by Cong Thanh
DA NANG — Elderly fisherman Le Van Le has never failed to attend the fish-worshipping festival held every year on the 16th day of the first lunar month in Thanh Khe village in central Da Nang City.
|Hook, line and sinker: Le Van Le (left) and Ho Van Ngan at the temple of the God of the Sea on Thanh Khe beach. — VNS Photo Cong Thanh
This year's two-day festival on a 12-km stretch of beach in Thanh Khe ended yesterday.
Le, 66, is just one of the 4,000 villagers, 80 per cent of whom are sea fishermen, who religiously take part in the ceremony, and lately, he has become one of the festival's organisers.
"The annual festival is an indispensable part of life in the village and as culturally important as the Tet (Lunar New Year) holiday. The festival is held in the hope of winning favour with the sea god," Le said.
"Fishermen often host festivals in the middle of the first lunar month, which is the start of the fishing season. Most trawlers go to the sea as soon as the festival ends."
The festival, which was first held in 1893, is the village's biggest event of the year.
On the first day of this year's festival, local residents set launched 300 paper flower garlands into the sea.
"During the ceremony people pray for the dead and to the god of the sea. Fishermen believe by so doing they will have a safe year and good catches," Ho Van Ngan said.
Ngan, 77, who retired from fishing 10 years ago, said he took part in the procession each year without fail.
"Worshipping the god of the sea and saying prayers for the dead fishermen is very important to us. It helps to reassure fishermen who face constant dangers when at sea," Ngan said.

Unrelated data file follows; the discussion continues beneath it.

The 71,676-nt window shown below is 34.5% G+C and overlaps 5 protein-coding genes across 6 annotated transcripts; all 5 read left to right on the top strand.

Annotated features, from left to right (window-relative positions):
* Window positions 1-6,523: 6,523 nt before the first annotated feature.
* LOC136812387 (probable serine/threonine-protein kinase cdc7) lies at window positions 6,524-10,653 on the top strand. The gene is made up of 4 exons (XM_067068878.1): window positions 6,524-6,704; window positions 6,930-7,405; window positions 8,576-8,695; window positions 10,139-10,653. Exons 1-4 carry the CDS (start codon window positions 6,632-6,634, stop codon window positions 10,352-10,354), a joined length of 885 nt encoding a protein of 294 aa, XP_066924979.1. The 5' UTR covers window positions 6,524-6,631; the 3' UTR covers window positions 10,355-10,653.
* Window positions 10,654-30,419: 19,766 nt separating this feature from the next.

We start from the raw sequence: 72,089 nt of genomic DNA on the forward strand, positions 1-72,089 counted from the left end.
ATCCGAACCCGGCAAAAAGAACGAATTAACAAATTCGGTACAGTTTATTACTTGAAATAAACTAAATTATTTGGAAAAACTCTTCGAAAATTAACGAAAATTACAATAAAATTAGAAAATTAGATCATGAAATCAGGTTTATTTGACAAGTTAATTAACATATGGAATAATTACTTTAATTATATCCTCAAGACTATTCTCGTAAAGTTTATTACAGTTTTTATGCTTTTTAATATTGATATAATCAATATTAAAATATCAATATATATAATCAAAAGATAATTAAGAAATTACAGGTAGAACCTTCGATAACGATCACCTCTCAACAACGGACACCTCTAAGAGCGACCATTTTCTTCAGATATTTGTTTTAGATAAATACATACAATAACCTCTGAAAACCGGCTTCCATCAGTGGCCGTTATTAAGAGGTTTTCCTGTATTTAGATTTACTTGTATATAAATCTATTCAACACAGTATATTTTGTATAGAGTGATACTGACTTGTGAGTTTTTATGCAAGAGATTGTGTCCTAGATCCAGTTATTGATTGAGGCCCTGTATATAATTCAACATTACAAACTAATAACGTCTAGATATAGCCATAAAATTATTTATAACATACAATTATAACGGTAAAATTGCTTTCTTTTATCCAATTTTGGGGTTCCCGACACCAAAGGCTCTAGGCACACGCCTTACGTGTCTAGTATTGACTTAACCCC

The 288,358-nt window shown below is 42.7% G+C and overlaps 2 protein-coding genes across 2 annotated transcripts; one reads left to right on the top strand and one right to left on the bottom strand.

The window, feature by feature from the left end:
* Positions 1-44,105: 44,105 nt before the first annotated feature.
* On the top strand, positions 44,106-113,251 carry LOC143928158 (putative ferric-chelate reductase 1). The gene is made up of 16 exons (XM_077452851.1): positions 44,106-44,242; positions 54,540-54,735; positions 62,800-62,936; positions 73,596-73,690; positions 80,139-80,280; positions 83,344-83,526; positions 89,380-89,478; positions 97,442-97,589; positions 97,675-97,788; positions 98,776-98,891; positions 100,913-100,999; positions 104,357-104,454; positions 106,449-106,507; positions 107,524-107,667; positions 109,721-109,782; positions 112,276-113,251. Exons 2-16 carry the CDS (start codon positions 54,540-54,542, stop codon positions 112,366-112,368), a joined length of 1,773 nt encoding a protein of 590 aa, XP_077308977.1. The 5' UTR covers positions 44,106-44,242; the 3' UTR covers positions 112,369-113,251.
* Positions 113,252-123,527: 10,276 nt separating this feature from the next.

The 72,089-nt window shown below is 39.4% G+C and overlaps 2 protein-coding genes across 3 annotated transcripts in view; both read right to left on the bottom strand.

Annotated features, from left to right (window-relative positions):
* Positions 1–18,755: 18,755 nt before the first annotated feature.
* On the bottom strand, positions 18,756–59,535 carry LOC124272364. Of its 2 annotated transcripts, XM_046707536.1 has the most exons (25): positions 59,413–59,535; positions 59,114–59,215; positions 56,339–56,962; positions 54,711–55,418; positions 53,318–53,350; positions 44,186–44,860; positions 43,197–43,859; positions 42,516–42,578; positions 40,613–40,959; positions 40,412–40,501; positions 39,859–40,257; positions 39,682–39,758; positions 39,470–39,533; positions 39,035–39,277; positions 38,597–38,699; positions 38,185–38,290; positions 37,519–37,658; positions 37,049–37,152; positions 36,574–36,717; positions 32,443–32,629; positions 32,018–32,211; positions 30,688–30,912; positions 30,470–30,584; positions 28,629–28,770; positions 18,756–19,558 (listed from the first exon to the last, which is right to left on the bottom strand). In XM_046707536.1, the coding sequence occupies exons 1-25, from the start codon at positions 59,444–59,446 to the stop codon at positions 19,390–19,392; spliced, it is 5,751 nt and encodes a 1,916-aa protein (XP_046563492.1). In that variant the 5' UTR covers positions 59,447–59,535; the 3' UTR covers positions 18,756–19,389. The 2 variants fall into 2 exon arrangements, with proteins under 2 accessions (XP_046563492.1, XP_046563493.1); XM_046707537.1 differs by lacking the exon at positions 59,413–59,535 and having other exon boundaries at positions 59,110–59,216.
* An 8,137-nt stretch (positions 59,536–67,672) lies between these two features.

During the ceremony, 100 elderly fishermen carried a sedan in a procession from the sea to the beach.
A team of 12 young men acted as boatmen paddling from the sea to beach.
Symbolically, they are carrying the god of the sea to the mainland, where he is traditionally offered a boiled pig's head and three trays of food and fruits.
During the festival there were also competitions involving cooking, fishing net weaving and folk singing. In an average year, the village's 35 trawlers catch about 8,000 tonnes of seafood, with each fishermen earning between VND3-5 million (US$150-250) a month.
Le said he is a fifth-generation fisherman and earns a good living from the sea.
"I have two trawlers, which earn VND200 million each month from tuna catches. However, we also pay out a lot in production costs, which include wages and fuel, to say nothing of fluctuating fish prices."
Le Nguyen Khanh, chairman of Thanh Khe Farmers Association, said the village had also begun to promote tourism services, which had proved profitable.
"The village has a long pristine beach and we hope that local people can improve their income through tourism services. But we need to formulate a master plan with the city's administration," Khanh said.
Despite the well-wishes of the festival-goers to the sea god, the wind has recently picked up preventing the fishermen from going to sea. But the fishermen are still hopeful their prayers will be answered.
"I delayed my trip for a few days because the weather is bad," Le said. "However, I expect this year will be particularly prosperous because the tuna price has increased from VND25,000 to 30,000 per kg. It's a good sign for us in the new year." — VNS